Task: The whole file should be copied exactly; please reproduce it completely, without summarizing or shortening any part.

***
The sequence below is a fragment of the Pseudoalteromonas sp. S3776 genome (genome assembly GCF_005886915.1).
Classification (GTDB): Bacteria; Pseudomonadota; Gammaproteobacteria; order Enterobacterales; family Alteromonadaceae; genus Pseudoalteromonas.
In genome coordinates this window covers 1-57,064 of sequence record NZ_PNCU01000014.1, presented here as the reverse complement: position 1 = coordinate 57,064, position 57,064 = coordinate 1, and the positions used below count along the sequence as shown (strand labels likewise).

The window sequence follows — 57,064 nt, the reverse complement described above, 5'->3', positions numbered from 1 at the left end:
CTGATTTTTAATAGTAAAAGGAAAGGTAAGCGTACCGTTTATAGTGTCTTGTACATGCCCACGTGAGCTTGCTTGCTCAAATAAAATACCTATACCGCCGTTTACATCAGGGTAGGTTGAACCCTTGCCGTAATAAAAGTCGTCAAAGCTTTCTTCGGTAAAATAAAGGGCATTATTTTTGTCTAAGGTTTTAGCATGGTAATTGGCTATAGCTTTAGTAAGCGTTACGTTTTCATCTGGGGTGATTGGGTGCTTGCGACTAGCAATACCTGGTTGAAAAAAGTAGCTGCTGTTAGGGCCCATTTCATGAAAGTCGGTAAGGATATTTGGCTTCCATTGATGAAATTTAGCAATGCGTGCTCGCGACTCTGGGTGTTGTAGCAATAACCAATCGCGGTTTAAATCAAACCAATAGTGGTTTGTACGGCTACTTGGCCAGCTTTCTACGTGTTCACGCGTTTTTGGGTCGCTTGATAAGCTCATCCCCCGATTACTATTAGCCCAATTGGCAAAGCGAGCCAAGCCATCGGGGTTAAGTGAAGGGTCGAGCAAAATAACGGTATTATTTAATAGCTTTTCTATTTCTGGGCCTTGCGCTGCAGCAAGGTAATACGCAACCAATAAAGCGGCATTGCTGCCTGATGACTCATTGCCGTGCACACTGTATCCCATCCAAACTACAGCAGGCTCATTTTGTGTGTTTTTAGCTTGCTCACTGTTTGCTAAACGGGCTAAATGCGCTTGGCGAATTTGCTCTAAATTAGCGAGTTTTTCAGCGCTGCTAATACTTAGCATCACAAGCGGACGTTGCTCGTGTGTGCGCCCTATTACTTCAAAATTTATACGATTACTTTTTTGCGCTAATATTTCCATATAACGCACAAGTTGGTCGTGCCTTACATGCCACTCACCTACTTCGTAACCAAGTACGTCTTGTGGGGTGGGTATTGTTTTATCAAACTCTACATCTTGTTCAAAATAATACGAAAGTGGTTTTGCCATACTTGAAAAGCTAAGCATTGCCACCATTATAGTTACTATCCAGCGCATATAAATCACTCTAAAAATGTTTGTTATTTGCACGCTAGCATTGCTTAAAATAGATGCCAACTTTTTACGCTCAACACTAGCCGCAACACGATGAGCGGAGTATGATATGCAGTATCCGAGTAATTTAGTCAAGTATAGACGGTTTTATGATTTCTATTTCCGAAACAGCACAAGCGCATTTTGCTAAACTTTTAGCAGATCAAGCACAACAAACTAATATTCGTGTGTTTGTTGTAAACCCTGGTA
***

The sequence below is a fragment of the Pseudoalteromonas sp. S3776 genome (genome assembly GCF_005886915.1).
Classification (GTDB): Bacteria; Pseudomonadota; Gammaproteobacteria; order Enterobacterales; family Alteromonadaceae; genus Pseudoalteromonas.
In genome coordinates this window covers 1-57,064 of sequence record NZ_PNCU01000014.1, presented here as the reverse complement: position 1 = coordinate 57,064, position 57,064 = coordinate 1, and the positions used below count along the sequence as shown (strand labels likewise).

The window sequence follows — 57,064 nt, the reverse complement described above, 5'->3', positions numbered from 1 at the left end:
CTGATTTTTAATAGTAAAAGGAAAGGTAAGCGTACCGTTTATAGTGTCTTGTACATGCCCACGTGAGCTTGCTTGCTCAAATAAAATACCTATACCGCCGTTTACATCAGGGTAGGTTGAACCCTTGCCGTAATAAAAGTCGTCAAAGCTTTCTTCGGTAAAATAAAGGGCATTATTTTTGTCTAAGGTTTTAGCATGGTAATTGGCTATAGCTTTAGTAAGCGTTACGTTTTCATCTGGGGTGATTGGGTGCTTGCGACTAGCAATACCTGGTTGAAAAAAGTAGCTGCTGTTAGGGCCCATTTCATGAAAGTCGGTAAGGATATTTGGCTTCCATTGATGAAATTTAGCAATGCGTGCTCGCGACTCTGGGTGTTGTAGCAATAACCAATCGCGGTTTAAATCAAACCAATAGTGGTTTGTACGGCTACTTGGCCAGCTTTCTACGTGTTCACGCGTTTTTGGGTCGCTTGATAAGCTCATCCCCCGATTACTATTAGCCCAATTGGCAAAGCGAGCCAAGCCATCGGGGTTAAGTGAAGGGTCGAGCAAAATAACGGTATTATTTAATAGCTTTTCTATTTCTGGGCCTTGCGCTGCAGCAAGGTAATACGCAACCAATAAAGCGGCATTGCTGCCTGATGACTCATTGCCGTGCACACTGTATCCCATCCAAACTACAGCAGGCTCATTTTGTGTGTTTTTAGCTTGCTCACTGTTTGCTAAACGGGCTAAATGCGCTTGGCGAATTTGCTCTAAATTAGCGAGTTTTTCAGCGCTGCTAATACTTAGCATCACAAGCGGACGTTGCTCGTGTGTGCGCCCTATTACTTCAAAATTTATACGATTACTTTTTTGCGCTAATATTTCCATATAACGCACAAGTTGGTCGTGCCTTACATGCCACTCACCTACTTCGTAACCAAGTACGTCTTGTGGGGTGGGTATTGTTTTATCAAACTCTACATCTTGTTCAAAATAATACGAAAGTGGTTTTGCCATACTTGAAAAGCTAAGCATTGCCACCATTATAGTTACTATCCAGCGCATATAAATCACTCTAAAAATGTTTGTTATTTGCACGCTAGCATTGCTTAAAATAGATGCCAACTTTTTACGCTCAACACTAGCCGCAACACGATGAGCGGAGTATGATATGCAGTATCCGAGTAATTTAGTCAAGTATAGACGGTTTTATGATTTCTATTTCCGAAACAGCACAAGCGCATTTTGCTAAACTTTTAGCAGATCAAGCACAACAAACTAATATTCGTGTGTTTGTTGTAAACCCTGGTA